The episodic model seems to the be steadily becoming the standard for point-and-click adventure games. Ever since Telltale Games practically mastered the craft, all sorts of adventure game makers have been aping the model to varying degrees of success. It’s a tough structure to pull off.
One of the latest games to take a crack at is The Raven – Legacy of a Master Thief from King Art Games, a three-part mystery series set in the mid-1960s. The Raven follows Constable Anton Jakob Zellner, a Swiss police officer who finds himself swept up in the case of a lifetime: capturing the legendary, eponymous master thief “The Raven.” A stirring tale full of mystery, intrigue, and all sorts of twists and turns, The Raven delivers a fun, thrilling narrative. It’s a bit slow to start, the game practically dragging its feet in the early stages, but once it takes off, it’s tough to put down.
The story begins with the thought-to-be deceased burglar’s return following the theft of one of the renowned Eyes of the Sphinx in London. Zellner is assigned to help escort the second jewel to Egypt, where it was supposed to be displayed with its twin. It starts off as a simple enough job: sit back and assist Interpol agent Inspector Legrand – the man responsible for slaying The Raven previously – as necessary. But Zellner, wanting to join the case permanently, goes above and beyond his duty to convince Legrand to let him stick around.
He performs his own investigation in tandem with the inspector, constantly ignoring his orders to stay out of the way even though Zellner more than proves his worth throughout. Legrand’s the stubborn type. You do things his way and only his way or you’re out. His skill and intellect are unparalleled, but his obsession with The Raven clouds his judgment. Only in the face of cold hard evidence is he willing to take subordinates’ perspectives into consideration, skeptical of anyone and anything that doesn’t match up with the facts as he sees them.
Zellner, on the other hand, is relaxed and likeable. He has little in the way of character development, though, never changing as the case progresses, which makes him feel a bit flat. That’s likely due, however, to the limited time spent in control of him. Even so, I couldn’t help but become attached to the guy. His carefree attitude and thirst for adventure make him an affable fellow, his interactions with the cast only exemplifying that.
Up until half-way through chapter 2 of the series, Zellner is the sole lead character. Everything is witnessed from his view and his alone, allowing time to piece the mystery together before seeing past events unfold once more from the eyes of the burglar himself and his associates. They’re more interesting characters than the Constable and just as enjoyable. Seeing how their paths intertwine is a constant delight, cleverly weaving each of the tales into one another naturally.
A new perspective makes replaying scenes bearable. As there are only four locations in the whole game, it would be easy to grow tired of them. But The Raven deftly sidesteps this by never recycling content wholesale. Puzzles remain unique to each character, always presenting a new challenge instead of forcing you to recall answers to old riddles. Nor does the game dwell on past events very often, careful not to bog itself down by making you sit through everything you’ve already seen as Zellner again. It always cuts straight to the new stuff, never wasting your time without hurting the story’s pacing.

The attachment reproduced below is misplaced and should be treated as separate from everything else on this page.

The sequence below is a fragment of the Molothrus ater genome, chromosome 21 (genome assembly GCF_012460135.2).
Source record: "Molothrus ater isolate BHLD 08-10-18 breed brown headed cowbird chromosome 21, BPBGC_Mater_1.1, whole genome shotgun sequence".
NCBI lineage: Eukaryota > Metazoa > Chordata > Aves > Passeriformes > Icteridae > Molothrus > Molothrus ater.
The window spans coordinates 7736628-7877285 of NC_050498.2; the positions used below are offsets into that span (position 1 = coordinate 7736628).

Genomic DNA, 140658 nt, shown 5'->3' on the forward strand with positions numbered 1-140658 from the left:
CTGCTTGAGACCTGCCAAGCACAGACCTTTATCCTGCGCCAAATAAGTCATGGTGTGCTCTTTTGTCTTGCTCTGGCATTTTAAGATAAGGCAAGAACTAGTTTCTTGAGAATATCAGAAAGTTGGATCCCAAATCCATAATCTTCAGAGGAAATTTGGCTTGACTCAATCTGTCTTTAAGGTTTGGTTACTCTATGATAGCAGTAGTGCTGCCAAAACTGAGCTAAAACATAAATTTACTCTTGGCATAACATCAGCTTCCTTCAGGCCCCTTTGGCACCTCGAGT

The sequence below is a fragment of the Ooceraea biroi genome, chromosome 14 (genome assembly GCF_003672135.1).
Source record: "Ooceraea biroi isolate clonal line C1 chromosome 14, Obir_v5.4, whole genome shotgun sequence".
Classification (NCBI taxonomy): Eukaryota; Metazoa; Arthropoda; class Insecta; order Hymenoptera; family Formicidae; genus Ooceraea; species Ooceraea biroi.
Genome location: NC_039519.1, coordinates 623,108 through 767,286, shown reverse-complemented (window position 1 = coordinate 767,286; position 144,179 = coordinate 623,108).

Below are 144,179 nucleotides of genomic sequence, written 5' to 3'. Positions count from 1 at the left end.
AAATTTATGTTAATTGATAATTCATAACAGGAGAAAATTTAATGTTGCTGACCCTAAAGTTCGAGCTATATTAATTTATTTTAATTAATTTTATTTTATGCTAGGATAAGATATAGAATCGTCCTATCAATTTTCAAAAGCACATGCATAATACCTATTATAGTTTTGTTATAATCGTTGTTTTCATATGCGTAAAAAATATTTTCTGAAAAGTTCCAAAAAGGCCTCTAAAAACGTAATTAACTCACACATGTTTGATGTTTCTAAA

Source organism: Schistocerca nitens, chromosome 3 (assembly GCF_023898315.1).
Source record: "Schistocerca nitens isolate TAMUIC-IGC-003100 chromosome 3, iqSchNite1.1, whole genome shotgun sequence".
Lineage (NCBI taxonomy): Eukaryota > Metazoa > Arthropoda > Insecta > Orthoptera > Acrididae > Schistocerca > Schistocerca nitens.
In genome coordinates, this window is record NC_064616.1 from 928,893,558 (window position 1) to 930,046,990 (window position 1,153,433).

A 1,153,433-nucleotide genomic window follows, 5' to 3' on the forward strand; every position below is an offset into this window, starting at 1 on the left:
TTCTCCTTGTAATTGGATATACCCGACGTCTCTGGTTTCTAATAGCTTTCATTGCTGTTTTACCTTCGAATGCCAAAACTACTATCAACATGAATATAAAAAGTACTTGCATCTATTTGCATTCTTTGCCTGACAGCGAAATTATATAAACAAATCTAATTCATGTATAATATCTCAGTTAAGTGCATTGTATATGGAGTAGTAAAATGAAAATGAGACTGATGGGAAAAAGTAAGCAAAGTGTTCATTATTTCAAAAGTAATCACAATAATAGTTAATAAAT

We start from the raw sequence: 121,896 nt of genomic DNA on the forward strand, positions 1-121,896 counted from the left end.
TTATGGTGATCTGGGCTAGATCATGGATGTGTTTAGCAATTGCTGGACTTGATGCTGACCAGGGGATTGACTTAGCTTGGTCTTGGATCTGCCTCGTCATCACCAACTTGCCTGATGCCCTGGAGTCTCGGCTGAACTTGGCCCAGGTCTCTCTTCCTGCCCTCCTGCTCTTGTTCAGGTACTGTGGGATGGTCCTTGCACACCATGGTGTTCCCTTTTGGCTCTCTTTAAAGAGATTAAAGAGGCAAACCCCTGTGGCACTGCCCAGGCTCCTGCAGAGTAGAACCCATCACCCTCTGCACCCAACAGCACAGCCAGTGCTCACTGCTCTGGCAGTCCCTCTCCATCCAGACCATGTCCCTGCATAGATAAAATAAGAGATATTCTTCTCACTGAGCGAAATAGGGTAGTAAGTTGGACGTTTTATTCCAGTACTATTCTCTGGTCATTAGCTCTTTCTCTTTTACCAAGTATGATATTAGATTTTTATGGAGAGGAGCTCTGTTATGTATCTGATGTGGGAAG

On the note of puzzles, they’re surprisingly reasonable. The Raven keeps its puzzle logic simple and straightforward. Not that they’re easy to solve, mind you, but they don’t leave you dumb-founded due to obtuse design, either. That the game only highlights certain actions when looking to use an item on something plays a big role. Rather than leave you moving the cursor about the screen looking for any sort of possible interaction, The Raven streamlines the process by only letting you use your inventory stock where they need to be used, even if you lack a key component. Not only does save you loads of time, but it also grants plenty of smart hints to lead you toward the proper solution.
Even so, some of the puzzles rely too heavily on pixel hunting. Whether it’s for an out-of-sight item or stupidly small hit-boxes, both detract from the otherwise fine puzzle design and frustrates greatly. Tapping the spacebar points out any examinable objects in the area, which remedies some of these ails, but not always. I encountered a few instances where I brushed over a point of interest but couldn’t figure out where I needed to place the cursor. Highlighting it helped identify the exact area I needed to search, but I still had to fumble about to find where the cursor would finally allow me to do something before I could move on. Annoying.
The rare game-breaking glitch also conspire to halt progress. I only encountered a couple – one in which a key item kept disappearing from my inventory, another in which my character froze every time I interacted with a particular item – but to King Art Games’ credit, they’ve been quick to fix them. And even then, whenever I did find one, it was easily fixed by restarting the game. Tedious, but fixable, thankfully. Other players have reported the game crashing at certain points as well, though that never happened in my time with the game. Still, something to be wary of should you play The Raven.
And you should. The Raven weaves an intriguing mystery worth solving. It’s slow to start, but once it gets underway, it’s hard not to be enthralled. Infrequent bugs and occasional pixel hunting spoil the fun, though only briefly. Neither are permanent fixtures, but their mere presence remains unfortunate. Still, the story more than makes trudging through those flaws worthwhile.